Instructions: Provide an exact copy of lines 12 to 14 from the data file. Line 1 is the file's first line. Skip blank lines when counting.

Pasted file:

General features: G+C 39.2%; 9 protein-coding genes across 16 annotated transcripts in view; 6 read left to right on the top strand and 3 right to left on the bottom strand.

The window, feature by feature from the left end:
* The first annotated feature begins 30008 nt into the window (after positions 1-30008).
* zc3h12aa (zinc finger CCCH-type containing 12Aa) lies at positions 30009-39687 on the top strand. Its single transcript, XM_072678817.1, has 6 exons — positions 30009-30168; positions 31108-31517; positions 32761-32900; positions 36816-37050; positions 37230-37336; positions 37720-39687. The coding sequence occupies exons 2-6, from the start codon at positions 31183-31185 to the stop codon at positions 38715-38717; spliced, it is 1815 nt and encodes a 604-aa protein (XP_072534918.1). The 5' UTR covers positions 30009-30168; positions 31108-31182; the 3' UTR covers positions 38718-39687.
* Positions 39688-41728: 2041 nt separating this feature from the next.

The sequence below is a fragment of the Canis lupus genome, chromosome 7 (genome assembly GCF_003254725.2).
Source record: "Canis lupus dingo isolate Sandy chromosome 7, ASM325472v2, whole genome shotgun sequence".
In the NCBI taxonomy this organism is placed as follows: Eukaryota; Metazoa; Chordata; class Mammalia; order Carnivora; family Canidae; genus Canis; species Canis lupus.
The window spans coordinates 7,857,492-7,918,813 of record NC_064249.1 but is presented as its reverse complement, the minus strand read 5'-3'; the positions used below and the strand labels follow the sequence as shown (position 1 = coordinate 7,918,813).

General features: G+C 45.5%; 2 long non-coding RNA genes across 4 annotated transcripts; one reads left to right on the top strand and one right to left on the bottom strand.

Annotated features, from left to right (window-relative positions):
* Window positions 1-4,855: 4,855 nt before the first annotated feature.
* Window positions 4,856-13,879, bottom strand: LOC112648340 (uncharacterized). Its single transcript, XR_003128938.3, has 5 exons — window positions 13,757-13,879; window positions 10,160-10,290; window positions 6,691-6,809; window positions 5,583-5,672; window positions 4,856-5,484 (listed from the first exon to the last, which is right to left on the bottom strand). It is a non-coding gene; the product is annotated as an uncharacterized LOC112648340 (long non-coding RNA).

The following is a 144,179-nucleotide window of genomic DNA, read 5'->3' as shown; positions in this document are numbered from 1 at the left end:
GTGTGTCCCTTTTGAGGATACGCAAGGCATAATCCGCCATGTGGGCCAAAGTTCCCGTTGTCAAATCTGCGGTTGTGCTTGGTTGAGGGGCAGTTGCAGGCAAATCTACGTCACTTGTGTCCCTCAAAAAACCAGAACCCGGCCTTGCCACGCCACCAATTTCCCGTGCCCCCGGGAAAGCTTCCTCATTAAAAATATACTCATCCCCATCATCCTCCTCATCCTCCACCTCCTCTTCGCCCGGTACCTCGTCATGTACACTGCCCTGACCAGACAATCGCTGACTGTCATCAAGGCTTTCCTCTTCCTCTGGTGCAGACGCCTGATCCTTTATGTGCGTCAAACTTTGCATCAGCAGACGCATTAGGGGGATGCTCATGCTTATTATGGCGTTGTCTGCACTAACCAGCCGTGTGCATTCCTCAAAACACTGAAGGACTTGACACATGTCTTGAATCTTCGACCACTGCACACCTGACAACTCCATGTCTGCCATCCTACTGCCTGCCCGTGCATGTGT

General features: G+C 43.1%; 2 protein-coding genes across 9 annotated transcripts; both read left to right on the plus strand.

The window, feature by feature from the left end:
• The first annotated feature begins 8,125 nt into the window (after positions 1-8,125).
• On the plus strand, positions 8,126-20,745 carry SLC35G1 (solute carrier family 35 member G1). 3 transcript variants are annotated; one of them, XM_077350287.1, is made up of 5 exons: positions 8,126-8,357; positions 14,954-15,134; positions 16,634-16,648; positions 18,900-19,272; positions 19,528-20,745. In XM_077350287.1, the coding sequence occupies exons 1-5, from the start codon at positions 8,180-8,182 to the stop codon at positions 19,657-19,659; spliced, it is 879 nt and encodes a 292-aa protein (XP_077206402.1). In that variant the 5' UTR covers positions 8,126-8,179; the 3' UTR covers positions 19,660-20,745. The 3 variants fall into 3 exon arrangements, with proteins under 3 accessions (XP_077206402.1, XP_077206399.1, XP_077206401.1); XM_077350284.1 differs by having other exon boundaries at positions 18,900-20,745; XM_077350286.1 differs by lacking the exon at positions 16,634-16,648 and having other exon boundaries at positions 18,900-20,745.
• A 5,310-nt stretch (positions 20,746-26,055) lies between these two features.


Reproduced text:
* Window positions 1-4,855: 4,855 nt before the first annotated feature.
* Window positions 4,856-13,879, bottom strand: LOC112648340 (uncharacterized). Its single transcript, XR_003128938.3, has 5 exons — window positions 13,757-13,879; window positions 10,160-10,290; window positions 6,691-6,809; window positions 5,583-5,672; window positions 4,856-5,484 (listed from the first exon to the last, which is right to left on the bottom strand). It is a non-coding gene; the product is annotated as an uncharacterized LOC112648340 (long non-coding RNA).

The following is a 144,179-nucleotide window of genomic DNA, read 5'->3' as shown; positions in this document are numbered from 1 at the left end: